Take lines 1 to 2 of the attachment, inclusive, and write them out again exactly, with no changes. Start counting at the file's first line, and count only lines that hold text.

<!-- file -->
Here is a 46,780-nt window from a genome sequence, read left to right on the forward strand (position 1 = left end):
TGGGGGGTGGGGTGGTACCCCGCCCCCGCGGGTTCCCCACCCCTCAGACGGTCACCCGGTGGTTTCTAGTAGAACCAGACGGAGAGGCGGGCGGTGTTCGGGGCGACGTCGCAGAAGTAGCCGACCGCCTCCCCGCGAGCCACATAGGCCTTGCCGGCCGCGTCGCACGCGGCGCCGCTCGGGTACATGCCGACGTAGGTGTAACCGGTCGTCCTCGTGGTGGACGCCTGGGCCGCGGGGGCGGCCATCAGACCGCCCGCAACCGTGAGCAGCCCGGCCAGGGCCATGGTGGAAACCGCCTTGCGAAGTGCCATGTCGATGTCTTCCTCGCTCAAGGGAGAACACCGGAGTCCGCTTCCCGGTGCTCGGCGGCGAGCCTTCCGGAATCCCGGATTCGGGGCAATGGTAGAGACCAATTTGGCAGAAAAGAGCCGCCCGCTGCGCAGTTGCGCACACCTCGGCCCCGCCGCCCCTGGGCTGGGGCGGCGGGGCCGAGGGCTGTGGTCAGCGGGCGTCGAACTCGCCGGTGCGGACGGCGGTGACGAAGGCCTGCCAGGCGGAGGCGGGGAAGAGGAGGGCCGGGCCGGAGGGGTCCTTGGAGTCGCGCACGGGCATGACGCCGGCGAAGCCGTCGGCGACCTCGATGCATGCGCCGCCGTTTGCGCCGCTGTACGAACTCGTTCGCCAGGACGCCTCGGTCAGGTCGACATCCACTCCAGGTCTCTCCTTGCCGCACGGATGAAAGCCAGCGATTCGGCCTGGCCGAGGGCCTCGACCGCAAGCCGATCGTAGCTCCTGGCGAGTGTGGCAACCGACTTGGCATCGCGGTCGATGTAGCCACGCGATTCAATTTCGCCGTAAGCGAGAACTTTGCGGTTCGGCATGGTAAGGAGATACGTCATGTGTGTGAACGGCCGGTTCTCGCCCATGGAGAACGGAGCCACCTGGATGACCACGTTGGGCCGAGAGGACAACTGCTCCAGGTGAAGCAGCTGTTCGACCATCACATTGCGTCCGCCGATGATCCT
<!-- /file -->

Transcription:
Here is a 46,780-nt window from a genome sequence, read left to right on the forward strand (position 1 = left end):
TGGGGGGTGGGGTGGTACCCCGCCCCCGCGGGTTCCCCACCCCTCAGACGGTCACCCGGTGGTTTCTAGTAGAACCAGACGGAGAGGCGGGCGGTGTTCGGGGCGACGTCGCAGAAGTAGCCGACCGCCTCCCCGCGAGCCACATAGGCCTTGCCGGCCGCGTCGCACGCGGCGCCGCTCGGGTACATGCCGACGTAGGTGTAACCGGTCGTCCTCGTGGTGGACGCCTGGGCCGCGGGGGCGGCCATCAGACCGCCCGCAACCGTGAGCAGCCCGGCCAGGGCCATGGTGGAAACCGCCTTGCGAAGTGCCATGTCGATGTCTTCCTCGCTCAAGGGAGAACACCGGAGTCCGCTTCCCGGTGCTCGGCGGCGAGCCTTCCGGAATCCCGGATTCGGGGCAATGGTAGAGACCAATTTGGCAGAAAAGAGCCGCCCGCTGCGCAGTTGCGCACACCTCGGCCCCGCCGCCCCTGGGCTGGGGCGGCGGGGCCGAGGGCTGTGGTCAGCGGGCGTCGAACTCGCCGGTGCGGACGGCGGTGACGAAGGCCTGCCAGGCGGAGGCGGGGAAGAGGAGGGCCGGGCCGGAGGGGTCCTTGGAGTCGCGCACGGGCATGACGCCGGCGAAGCCGTCGGCGACCTCGATGCATGCGCCGCCGTTTGCGCCGCTGTACGAACTCGTTCGCCAGGACGCCTCGGTCAGGTCGACATCCACTCCAGGTCTCTCCTTGCCGCACGGATGAAAGCCAGCGATTCGGCCTGGCCGAGGGCCTCGACCGCAAGCCGATCGTAGCTCCTGGCGAGTGTGGCAACCGACTTGGCATCGCGGTCGATGTAGCCACGCGATTCAATTTCGCCGTAAGCGAGAACTTTGCGGTTCGGCATGGTAAGGAGATACGTCATGTGTGTGAACGGCCGGTTCTCGCCCATGGAGAACGGAGCCACCTGGATGACCACGTTGGGCCGAGAGGACAACTGCTCCAGGTGAAGCAGCTGTTCGACCATCACATTGCGTCCGCCGATGATCCT